MADE IN CALABRIA
As expected from a company associated with such recognition, Lanificio Leo’s production is firmly rooted in tradition. Emilio relaunched the business using the historic machinery, much of which is still utilized to produce textiles of a contemporary design. The factory-museum covers over 1,000 square meters (10,764 square feet) of floor space and is full of industrial machines ranging from a steam rotary press to mechanical shuttle looms.
The machinery was impressive, starting with a large military-green carding machine that removed tangles from the raw material and bounced the fluffy wool into a catching receptacle to a cacophony of rattles and squeaks and the appreciative applause of the tour group. An even bigger conglomeration of wheels and pulleys stretched the wool up, over and around a route of pressings and pullings in a machine that looked like it came straight out of Gotham City.
Lanificio Leo also embraces modern technology. Thus, for example, alongside the weighty equipment of yesteryear, an ultramodern weaving machine features a streamlined, state-of-the-art design. The mechanism is apparently so complicated that it takes a couple of days to set a project up.
MADE IN ITALY
Some of Lanificio Leo’s textiles are woven from raw materials that must be carded and spun, while others are made of yarn from other producers. The wool must be imported from countries, such as New Zealand, which is able to produce an excellent quality for a relatively low price. Perhaps someday a young agricultural entrepreneur will reintroduce the Puglia Merino in Calabria; however, until that time, Lanificio Leo uses available resources to fashion beautiful textiles Made in Italy.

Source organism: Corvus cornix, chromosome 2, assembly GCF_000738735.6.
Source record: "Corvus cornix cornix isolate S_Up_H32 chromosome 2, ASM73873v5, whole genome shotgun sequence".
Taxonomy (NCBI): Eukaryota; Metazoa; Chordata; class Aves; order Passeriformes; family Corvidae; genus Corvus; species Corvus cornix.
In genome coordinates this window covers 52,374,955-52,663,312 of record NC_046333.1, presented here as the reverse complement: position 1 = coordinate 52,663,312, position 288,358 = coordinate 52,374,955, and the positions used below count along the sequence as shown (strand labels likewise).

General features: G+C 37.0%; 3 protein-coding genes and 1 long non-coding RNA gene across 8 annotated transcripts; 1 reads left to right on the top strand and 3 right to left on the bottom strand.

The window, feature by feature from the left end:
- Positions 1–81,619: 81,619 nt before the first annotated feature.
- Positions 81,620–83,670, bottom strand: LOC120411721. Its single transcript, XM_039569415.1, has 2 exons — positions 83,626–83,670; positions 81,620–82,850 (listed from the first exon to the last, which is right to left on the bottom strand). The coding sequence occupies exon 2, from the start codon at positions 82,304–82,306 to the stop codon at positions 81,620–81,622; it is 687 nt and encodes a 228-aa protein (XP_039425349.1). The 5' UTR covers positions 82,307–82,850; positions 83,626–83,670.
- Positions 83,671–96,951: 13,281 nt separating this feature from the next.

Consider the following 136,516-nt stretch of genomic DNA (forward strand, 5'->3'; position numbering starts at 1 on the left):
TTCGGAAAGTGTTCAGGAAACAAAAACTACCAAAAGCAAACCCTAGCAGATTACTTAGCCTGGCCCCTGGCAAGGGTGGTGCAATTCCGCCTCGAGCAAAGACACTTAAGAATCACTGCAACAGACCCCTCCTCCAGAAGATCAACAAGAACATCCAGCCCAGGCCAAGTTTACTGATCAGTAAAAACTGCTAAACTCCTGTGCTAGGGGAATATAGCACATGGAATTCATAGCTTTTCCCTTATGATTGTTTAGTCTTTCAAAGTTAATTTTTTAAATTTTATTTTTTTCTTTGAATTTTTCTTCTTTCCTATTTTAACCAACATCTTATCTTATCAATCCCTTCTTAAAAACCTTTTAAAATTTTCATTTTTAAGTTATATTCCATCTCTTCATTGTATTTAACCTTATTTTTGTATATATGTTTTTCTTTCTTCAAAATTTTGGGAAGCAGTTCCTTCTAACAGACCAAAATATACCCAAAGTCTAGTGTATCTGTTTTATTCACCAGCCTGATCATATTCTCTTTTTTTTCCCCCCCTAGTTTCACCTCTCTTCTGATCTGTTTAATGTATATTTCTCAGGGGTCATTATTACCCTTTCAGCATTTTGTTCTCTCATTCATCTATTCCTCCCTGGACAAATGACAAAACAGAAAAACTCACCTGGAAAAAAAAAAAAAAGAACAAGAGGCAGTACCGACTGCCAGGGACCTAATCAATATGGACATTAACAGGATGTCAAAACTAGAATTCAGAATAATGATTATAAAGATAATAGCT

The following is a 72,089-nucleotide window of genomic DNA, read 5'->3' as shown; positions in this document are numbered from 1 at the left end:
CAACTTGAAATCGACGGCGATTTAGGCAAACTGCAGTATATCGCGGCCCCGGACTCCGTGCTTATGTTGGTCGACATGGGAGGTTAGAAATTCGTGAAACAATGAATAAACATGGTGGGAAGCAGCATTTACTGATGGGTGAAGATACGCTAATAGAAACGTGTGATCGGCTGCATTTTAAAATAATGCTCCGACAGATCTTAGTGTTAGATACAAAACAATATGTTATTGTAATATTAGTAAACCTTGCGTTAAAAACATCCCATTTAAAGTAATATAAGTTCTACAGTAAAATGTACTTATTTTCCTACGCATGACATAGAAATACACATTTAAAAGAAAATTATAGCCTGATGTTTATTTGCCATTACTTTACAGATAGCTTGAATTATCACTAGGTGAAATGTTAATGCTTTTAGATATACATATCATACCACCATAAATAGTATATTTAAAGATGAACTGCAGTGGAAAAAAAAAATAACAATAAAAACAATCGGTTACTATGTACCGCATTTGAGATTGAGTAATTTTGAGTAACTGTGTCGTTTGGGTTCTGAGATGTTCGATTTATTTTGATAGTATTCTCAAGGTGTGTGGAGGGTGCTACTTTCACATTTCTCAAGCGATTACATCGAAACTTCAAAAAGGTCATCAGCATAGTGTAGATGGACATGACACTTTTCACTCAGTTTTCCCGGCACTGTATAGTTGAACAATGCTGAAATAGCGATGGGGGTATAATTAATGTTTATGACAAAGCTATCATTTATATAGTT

The company weaves blankets, scarves, sweaters, table linens and items made to order in wool, linen and wool blends. The designs are bold yet pleasing, simple and sophisticated. Lanificio Leo also hand prints decorations on fabrics from its collection of over 200 antique wooden blocks.
Giuseppe and Emilio Leo are proud of their family business that embraces history and artisan techniques and at the same time looks ahead towards the future. Lanificio Leo blends tradition and innovation, classic craftsmanship with modern interpretation, and produces quality Made in Italy textiles relevant for the 21st-century consumer.
Read about the medieval abbey nearby in my blogpost The Corazzo Abbey: Timeless Inspiration in Calabria. Visit the textile factory and store in Soveria Mannelli or take a virtual tour on the Lanificio Leo Facebook page. More about Calabrian textiles on my post Textile Artist Domenico Caruso, A “Made in Calabria” Original.
Read more about the beautiful land in the toe of the Italian boot in Calabria: The Other Italy, my non-fiction book about daily life, history, culture, art, food and society in this fascinating southern Italian region.
Interested in visiting Calabria? Check out the itineraries of my in-depth Calabria tours.